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Woman fined for careless driving, causing accident which killed teacher

BY KEITH LACEY klacey@northernlife.ca The wife and daughters of a respected teacher wiped away tears Monday as details were revealed in court about a fatal accident involving a few seconds of poor driving.
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BY KEITH LACEY

The wife and daughters of a respected teacher wiped away tears Monday as details were revealed in court about a fatal accident involving a few seconds of poor driving.

David Tweedle, 54, was killed July 2, 2003 when his mid-size vehicle was clipped by a loaded tractor-trailer just past the Coniston turnoff on Hwy. 17 heading towards North Bay.

The nudge caused Tweedle?s car to spin out of control into oncoming traffic, and he was broadsided by another vehicle travelling westbound.

The driver of the tractor-trailer, Sylvie Chabot, 37, pleaded guilty Monday to careless driving under the Highway Traffic Act. Chabot lives and works
in St. Pierre, Que.

Court heard Chabot pulled over after the accident, but initially denied being involved or causing the collision. It took a collision reconstruction expert to determine her tractor-trailer was involved, said assistant Crown attorney Karen Lische.

Charges of dangerous driving causing death were withdrawn.

Court heard two lengthy pre-trials were held before the matter proceeded to court for a guilty plea Monday.

Because Chabot was no longer facing criminal charges, she did not have to make an appearance in court Monday. Instead, defence lawyer Denis
Michel entered the plea of guilty on Chabot?s behalf.

Court heard Chabot has no previous criminal record and no convictions under the Highway Traffic Act.

?This case underscores how crucial it is to pay close attention at all times (when driving),? said Justice Randall Lalande. ?Had that been done in this incident, we would not be here today.?

After hearing all the evidence, Lalande said he would accept the joint submission that Chabot be given the maximum $1,000 fine under the Highway Traffic Act. He also suspended Chabot?s driver?s license for 90 days.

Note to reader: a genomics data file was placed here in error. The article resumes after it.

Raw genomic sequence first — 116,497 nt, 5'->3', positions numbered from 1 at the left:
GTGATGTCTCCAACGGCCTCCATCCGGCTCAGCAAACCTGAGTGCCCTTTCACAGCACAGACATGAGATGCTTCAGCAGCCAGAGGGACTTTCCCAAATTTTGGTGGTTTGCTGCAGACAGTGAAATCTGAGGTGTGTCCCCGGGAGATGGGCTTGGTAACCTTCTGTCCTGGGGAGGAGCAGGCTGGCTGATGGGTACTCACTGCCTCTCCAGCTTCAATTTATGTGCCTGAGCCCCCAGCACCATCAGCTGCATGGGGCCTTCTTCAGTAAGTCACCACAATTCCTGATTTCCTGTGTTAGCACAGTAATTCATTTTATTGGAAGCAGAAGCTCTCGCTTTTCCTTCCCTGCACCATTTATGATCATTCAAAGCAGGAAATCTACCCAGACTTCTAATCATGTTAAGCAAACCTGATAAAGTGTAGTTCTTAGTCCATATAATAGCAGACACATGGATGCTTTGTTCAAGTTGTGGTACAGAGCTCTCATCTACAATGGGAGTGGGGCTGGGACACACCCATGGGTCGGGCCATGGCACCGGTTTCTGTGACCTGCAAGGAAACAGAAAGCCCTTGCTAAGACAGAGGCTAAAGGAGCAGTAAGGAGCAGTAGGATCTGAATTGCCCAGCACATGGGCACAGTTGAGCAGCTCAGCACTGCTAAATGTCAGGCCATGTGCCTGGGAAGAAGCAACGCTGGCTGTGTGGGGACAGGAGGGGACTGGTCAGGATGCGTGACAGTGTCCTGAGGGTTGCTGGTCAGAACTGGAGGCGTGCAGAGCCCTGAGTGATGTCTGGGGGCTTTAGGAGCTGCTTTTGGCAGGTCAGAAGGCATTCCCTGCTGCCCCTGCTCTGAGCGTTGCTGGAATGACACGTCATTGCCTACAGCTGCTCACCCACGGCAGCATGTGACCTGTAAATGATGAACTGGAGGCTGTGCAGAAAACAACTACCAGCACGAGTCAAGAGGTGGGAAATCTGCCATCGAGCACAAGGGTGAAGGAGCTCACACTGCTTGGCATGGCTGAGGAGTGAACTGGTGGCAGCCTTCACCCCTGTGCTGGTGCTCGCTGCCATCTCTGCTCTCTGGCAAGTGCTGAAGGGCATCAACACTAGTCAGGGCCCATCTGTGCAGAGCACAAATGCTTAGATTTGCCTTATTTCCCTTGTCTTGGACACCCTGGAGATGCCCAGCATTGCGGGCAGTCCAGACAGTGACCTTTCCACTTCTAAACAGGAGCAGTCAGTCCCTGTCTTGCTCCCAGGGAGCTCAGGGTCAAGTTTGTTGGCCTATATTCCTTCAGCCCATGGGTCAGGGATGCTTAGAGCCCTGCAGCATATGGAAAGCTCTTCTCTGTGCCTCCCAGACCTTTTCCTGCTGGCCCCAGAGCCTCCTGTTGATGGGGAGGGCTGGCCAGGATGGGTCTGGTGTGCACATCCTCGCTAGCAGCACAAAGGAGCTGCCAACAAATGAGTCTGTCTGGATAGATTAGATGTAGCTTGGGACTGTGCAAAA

Court heard Tweedle was obeying all rules of the road travelling along Hwy. 17. Just past the Coniston turnoff, there?s a turning lane to enter the old Garson-Falconbridge highway, and the highway flattens out with no passing lanes, said Lische.

With Tweedle in his proper lane, Chabot?s tractor-trailer somehow pulled up behind his vehicle and nicked the back left rear end of his vehicle with the front right bumper of the huge trailer.

When police arrived on the scene, Tweedle was pronounced dead. A male in the car which struck Tweedle?s vehicle suffered minor injuries, but his wife suffered serious injuries, including a swollen ankle and knee and bruised sternum and heart.

The roads were dry and it was a nice sunny morning the day the accident took place, said Lische.

Chabot originally told police she witnessed the accident, but a police investigation revealed differently, said Lische.

?It became apparent the tractor-trailer had made contact with the Tweedle car, causing the collision,? she said.

In a police video statement, Chabot said she ?didn?t know what happened and suddenly saw a grey car in front of me? and she didn?t have time to avoid a minor collision with Tweedle?s car.

The Crown isn?t alleging any intent on Chabot?s behalf, ?but she should have noticed there was no right hand lane? and been able to see Tweedle?s vehicle riding high in a tractor-trailer and there?s ample evidence to support a charge of careless driving, said Lische.

Michel said he couldn?t argue there was a lack of care and attention by Chabot, who is deeply remorseful for her involvement in such a tragedy.





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